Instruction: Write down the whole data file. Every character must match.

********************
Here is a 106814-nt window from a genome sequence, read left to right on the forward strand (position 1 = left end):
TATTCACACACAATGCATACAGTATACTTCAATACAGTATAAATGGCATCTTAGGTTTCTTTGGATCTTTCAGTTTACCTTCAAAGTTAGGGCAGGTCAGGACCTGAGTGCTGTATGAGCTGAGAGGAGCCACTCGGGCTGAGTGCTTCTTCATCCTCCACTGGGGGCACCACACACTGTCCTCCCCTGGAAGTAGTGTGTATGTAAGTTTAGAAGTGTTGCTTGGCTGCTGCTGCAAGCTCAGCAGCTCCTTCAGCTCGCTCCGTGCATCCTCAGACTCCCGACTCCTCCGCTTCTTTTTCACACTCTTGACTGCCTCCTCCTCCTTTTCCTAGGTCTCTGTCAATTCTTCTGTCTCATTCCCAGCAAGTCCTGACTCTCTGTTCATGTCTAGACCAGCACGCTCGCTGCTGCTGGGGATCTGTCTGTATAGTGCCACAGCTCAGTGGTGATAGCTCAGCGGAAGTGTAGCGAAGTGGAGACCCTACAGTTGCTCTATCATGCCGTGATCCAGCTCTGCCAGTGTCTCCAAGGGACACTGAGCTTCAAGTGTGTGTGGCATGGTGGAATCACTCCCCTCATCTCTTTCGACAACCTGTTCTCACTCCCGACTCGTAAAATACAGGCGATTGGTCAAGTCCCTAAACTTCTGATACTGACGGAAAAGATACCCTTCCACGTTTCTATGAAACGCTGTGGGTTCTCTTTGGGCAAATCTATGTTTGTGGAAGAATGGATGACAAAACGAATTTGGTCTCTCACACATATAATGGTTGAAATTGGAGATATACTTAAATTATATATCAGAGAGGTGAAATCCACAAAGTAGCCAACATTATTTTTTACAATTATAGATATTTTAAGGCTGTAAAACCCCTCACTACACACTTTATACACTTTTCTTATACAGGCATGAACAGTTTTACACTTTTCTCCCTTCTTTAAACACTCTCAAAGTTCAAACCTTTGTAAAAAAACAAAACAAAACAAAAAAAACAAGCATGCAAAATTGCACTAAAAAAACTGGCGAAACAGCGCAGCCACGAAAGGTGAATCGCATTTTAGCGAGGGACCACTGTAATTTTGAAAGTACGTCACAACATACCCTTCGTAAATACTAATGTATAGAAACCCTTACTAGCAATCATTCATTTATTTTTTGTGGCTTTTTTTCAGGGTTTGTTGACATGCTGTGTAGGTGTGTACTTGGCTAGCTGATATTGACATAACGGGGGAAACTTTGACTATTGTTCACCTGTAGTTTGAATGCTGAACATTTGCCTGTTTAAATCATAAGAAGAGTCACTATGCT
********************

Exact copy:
Here is a 106814-nt window from a genome sequence, read left to right on the forward strand (position 1 = left end):
TATTCACACACAATGCATACAGTATACTTCAATACAGTATAAATGGCATCTTAGGTTTCTTTGGATCTTTCAGTTTACCTTCAAAGTTAGGGCAGGTCAGGACCTGAGTGCTGTATGAGCTGAGAGGAGCCACTCGGGCTGAGTGCTTCTTCATCCTCCACTGGGGGCACCACACACTGTCCTCCCCTGGAAGTAGTGTGTATGTAAGTTTAGAAGTGTTGCTTGGCTGCTGCTGCAAGCTCAGCAGCTCCTTCAGCTCGCTCCGTGCATCCTCAGACTCCCGACTCCTCCGCTTCTTTTTCACACTCTTGACTGCCTCCTCCTCCTTTTCCTAGGTCTCTGTCAATTCTTCTGTCTCATTCCCAGCAAGTCCTGACTCTCTGTTCATGTCTAGACCAGCACGCTCGCTGCTGCTGGGGATCTGTCTGTATAGTGCCACAGCTCAGTGGTGATAGCTCAGCGGAAGTGTAGCGAAGTGGAGACCCTACAGTTGCTCTATCATGCCGTGATCCAGCTCTGCCAGTGTCTCCAAGGGACACTGAGCTTCAAGTGTGTGTGGCATGGTGGAATCACTCCCCTCATCTCTTTCGACAACCTGTTCTCACTCCCGACTCGTAAAATACAGGCGATTGGTCAAGTCCCTAAACTTCTGATACTGACGGAAAAGATACCCTTCCACGTTTCTATGAAACGCTGTGGGTTCTCTTTGGGCAAATCTATGTTTGTGGAAGAATGGATGACAAAACGAATTTGGTCTCTCACACATATAATGGTTGAAATTGGAGATATACTTAAATTATATATCAGAGAGGTGAAATCCACAAAGTAGCCAACATTATTTTTTACAATTATAGATATTTTAAGGCTGTAAAACCCCTCACTACACACTTTATACACTTTTCTTATACAGGCATGAACAGTTTTACACTTTTCTCCCTTCTTTAAACACTCTCAAAGTTCAAACCTTTGTAAAAAAACAAAACAAAACAAAAAAAACAAGCATGCAAAATTGCACTAAAAAAACTGGCGAAACAGCGCAGCCACGAAAGGTGAATCGCATTTTAGCGAGGGACCACTGTAATTTTGAAAGTACGTCACAACATACCCTTCGTAAATACTAATGTATAGAAACCCTTACTAGCAATCATTCATTTATTTTTTGTGGCTTTTTTTCAGGGTTTGTTGACATGCTGTGTAGGTGTGTACTTGGCTAGCTGATATTGACATAACGGGGGAAACTTTGACTATTGTTCACCTGTAGTTTGAATGCTGAACATTTGCCTGTTTAAATCATAAGAAGAGTCACTATGCT